Where Are the Bias-Busting Innovators?
While pursuing her PhD at Western University, Sarah Saska came across research from the automotive industry that revealed car accidents as the leading cause of fetal death related to maternal trauma. This puzzled her and she dug deeper to find out why. She discovered that auto makers have always used male-bodied test dummies in crash testing. As a result, manufacturers did not take into account the impact seatbelt design would have on a pregnant person involved in a car crash.
As she pursued her research, Saska, now CEO and co-founder of the diversity, inclusion, and belonging consulting firm Feminuity, was struck by the hidden power of unconscious biases to shape innovation in unintended ways. Unconscious bias is a mix of attitudes, stereotypes, and cultural norms that we hold about different types of people and situations. Unconscious biases allow us to make quick, automatic decisions about our environment based on our background, cultural affiliations, and experiences.
Saska says these biases lurk in the design of many products. Studies have shown, for example, that voice recognition software has difficulty recognizing female voices. Saska says this is because R&D teams testing the software tend to be dominated by men. Google’s translator app also has a gender bias. Input a block of text into Google Translate and Google will automatically provide a translation using male pronouns.
Saska says the field of innovation tends to self-identify as gender-blind and gender-neutral. “Not cool,” she told delegates at the Social Innovation Bootcamp organized by the Centre for Social Impact of Smith School of Business. “This doesn’t work.”
Out of Sight, Out of Mind
The lack of acknowledgement of gender in innovation – an unconscious bias – means many new products and processes are often highly gendered and typically designed with men as a the default. The result are products or processes that are potentially dangerous or demeaning toward women. “In innovation, we’ve been paying more attention to the innovation processes and systems than to the human side of the actual process,” she says. “When people are not visible in the discourse, gender easily becomes invisible.”
Saska found that unconscious bias in innovation does not only relate to gender. Racial bias is also present in many innovations. Studies of facial recognition software, for example, have shown that some software is challenged to identify different skin tones, facial features, and aesthetics. SnapChat caused commotion when it created a filter that allowed users to turn their selfies into Asian caricatures, prompting accusations that the feature was an example of “yellowface.” Just a few months later, the firm released a Bob Marley filter, which turned users’ selfies into the equivalent of “digital blackface.”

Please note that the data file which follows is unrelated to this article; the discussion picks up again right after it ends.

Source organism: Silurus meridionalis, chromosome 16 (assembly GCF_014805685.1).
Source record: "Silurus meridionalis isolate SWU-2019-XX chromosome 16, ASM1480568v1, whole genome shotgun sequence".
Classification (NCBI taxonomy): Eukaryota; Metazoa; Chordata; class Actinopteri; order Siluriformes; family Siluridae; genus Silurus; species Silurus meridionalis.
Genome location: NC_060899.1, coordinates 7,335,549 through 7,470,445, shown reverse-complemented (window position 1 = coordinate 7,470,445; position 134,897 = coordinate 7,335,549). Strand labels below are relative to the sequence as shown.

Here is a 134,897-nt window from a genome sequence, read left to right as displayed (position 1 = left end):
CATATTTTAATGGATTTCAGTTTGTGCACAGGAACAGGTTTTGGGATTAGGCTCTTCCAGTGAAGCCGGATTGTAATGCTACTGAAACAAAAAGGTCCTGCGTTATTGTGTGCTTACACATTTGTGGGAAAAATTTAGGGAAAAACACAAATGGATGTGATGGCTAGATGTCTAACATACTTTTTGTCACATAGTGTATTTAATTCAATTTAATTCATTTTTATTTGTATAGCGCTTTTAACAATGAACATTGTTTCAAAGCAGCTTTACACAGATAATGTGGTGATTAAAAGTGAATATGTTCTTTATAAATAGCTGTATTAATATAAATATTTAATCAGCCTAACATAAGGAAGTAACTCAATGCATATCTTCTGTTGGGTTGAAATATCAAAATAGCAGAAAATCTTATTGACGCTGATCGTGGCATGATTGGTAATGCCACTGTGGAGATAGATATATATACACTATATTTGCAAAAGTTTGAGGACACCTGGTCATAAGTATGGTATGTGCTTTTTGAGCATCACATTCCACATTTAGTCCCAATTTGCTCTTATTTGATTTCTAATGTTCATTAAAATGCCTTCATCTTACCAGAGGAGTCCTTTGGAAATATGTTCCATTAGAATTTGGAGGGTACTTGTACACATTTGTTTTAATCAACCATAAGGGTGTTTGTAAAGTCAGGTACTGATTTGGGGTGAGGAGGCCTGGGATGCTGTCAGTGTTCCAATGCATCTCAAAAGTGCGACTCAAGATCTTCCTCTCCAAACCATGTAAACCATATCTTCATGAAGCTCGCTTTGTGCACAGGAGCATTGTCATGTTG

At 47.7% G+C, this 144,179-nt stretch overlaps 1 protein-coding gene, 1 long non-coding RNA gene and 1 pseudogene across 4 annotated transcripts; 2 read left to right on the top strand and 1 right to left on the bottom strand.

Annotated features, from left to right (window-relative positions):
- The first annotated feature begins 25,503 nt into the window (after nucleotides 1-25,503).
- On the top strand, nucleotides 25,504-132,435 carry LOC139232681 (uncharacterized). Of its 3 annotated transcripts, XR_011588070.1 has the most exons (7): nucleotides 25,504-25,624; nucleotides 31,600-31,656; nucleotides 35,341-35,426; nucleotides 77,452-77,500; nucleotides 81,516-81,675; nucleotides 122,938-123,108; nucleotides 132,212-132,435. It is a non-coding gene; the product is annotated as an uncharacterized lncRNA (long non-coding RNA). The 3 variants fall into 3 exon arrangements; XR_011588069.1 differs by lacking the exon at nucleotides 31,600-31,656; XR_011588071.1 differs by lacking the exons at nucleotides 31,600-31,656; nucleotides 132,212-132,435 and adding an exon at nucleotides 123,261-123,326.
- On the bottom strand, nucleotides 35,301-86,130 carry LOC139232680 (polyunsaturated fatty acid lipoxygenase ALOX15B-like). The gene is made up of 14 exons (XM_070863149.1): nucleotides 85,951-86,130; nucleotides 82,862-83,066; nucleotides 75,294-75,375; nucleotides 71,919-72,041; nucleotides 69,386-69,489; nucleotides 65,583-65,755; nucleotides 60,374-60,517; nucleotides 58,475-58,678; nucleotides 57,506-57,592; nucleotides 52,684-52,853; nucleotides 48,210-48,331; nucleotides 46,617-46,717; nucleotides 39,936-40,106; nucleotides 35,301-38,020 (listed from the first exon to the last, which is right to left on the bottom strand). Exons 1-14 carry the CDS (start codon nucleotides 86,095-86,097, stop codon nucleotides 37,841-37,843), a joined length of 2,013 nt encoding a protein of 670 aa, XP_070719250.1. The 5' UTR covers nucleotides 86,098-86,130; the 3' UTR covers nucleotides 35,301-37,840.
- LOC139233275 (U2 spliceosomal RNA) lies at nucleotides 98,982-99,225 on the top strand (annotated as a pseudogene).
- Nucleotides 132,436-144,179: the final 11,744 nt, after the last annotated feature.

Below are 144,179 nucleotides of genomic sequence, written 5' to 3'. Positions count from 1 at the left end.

“Understanding our unconscious biases is more important than ever before,” Saska says. Organizations are made up of individuals each carrying their own biases. These biases are manifested in an organization’s structures, systems, and processes. “Even the smallest expression of bias can result in the exclusion of individuals, groups of people, information, knowledge, product ideas, and can affect businesses from a 360-degree perspective.”
“In innovation, we’ve been paying more attention to the innovation processes and systems than to the human side of the actual process”
The issue of hidden biases in innovation has greater urgency these days because of the dawn of artificial intelligence. In a recent essay in The Financial Times, Kriti Sharma, vice-president of artificial intelligence at Sage, pleaded with AI technologists to “prevent the algorithms and machines we create from replicating the human mistakes and casual prejudices the world has come to accept as normal.”
Sharma argues that AI technology is fraught with biases that can have harmful consequences on people’s lives, especially as it is beginning to be applied to professions that have traditionally relied on human judgment. Algorithms, for example, are now being used in criminal justice. Palantir, a security company, provided the New Orleans Police Department with technology designed to predict criminal activity that contained racial bias.
Why should business leaders care about biases? Saska says that companies that understand their unconscious biases have been shown to solve problems more effectively, better understand the needs of a diverse customer base, and be more innovative.
As demographics change in unprecedented ways, the world is becoming more complex than ever before. As a result, Saska challenges business leaders to show greater care for different people and perspectives, and to ensure their innovations are designed with empathy for others. “We as leaders need to do better,” she says. “Good intentions are not enough in this world anymore.”
Are you interested in eradicating unconscious biases from your innovations and organization? Sarah Saska recommends these resources: